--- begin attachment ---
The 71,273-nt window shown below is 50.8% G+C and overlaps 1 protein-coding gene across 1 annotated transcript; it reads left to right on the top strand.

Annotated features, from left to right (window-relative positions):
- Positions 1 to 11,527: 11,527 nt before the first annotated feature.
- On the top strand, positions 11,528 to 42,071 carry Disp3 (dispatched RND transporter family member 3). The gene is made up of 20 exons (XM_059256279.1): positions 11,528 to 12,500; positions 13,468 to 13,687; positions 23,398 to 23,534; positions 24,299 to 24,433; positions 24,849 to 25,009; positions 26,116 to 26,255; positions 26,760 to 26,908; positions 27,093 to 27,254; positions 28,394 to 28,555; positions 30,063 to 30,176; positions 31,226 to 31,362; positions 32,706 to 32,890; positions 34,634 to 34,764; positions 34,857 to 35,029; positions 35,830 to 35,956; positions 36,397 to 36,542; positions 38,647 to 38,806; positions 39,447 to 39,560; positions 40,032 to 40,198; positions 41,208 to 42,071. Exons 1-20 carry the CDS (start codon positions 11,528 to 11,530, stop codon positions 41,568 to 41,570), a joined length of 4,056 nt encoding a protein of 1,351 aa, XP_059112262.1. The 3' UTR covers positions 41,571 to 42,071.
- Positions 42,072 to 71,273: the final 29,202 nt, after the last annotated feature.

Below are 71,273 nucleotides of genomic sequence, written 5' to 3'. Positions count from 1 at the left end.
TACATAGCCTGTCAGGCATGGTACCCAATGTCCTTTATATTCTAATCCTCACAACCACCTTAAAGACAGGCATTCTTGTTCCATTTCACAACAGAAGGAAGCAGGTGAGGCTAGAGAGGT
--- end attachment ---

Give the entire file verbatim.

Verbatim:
The 71,273-nt window shown below is 50.8% G+C and overlaps 1 protein-coding gene across 1 annotated transcript; it reads left to right on the top strand.

Annotated features, from left to right (window-relative positions):
- Positions 1 to 11,527: 11,527 nt before the first annotated feature.
- On the top strand, positions 11,528 to 42,071 carry Disp3 (dispatched RND transporter family member 3). The gene is made up of 20 exons (XM_059256279.1): positions 11,528 to 12,500; positions 13,468 to 13,687; positions 23,398 to 23,534; positions 24,299 to 24,433; positions 24,849 to 25,009; positions 26,116 to 26,255; positions 26,760 to 26,908; positions 27,093 to 27,254; positions 28,394 to 28,555; positions 30,063 to 30,176; positions 31,226 to 31,362; positions 32,706 to 32,890; positions 34,634 to 34,764; positions 34,857 to 35,029; positions 35,830 to 35,956; positions 36,397 to 36,542; positions 38,647 to 38,806; positions 39,447 to 39,560; positions 40,032 to 40,198; positions 41,208 to 42,071. Exons 1-20 carry the CDS (start codon positions 11,528 to 11,530, stop codon positions 41,568 to 41,570), a joined length of 4,056 nt encoding a protein of 1,351 aa, XP_059112262.1. The 3' UTR covers positions 41,571 to 42,071.
- Positions 42,072 to 71,273: the final 29,202 nt, after the last annotated feature.

Below are 71,273 nucleotides of genomic sequence, written 5' to 3'. Positions count from 1 at the left end.
TACATAGCCTGTCAGGCATGGTACCCAATGTCCTTTATATTCTAATCCTCACAACCACCTTAAAGACAGGCATTCTTGTTCCATTTCACAACAGAAGGAAGCAGGTGAGGCTAGAGAGGT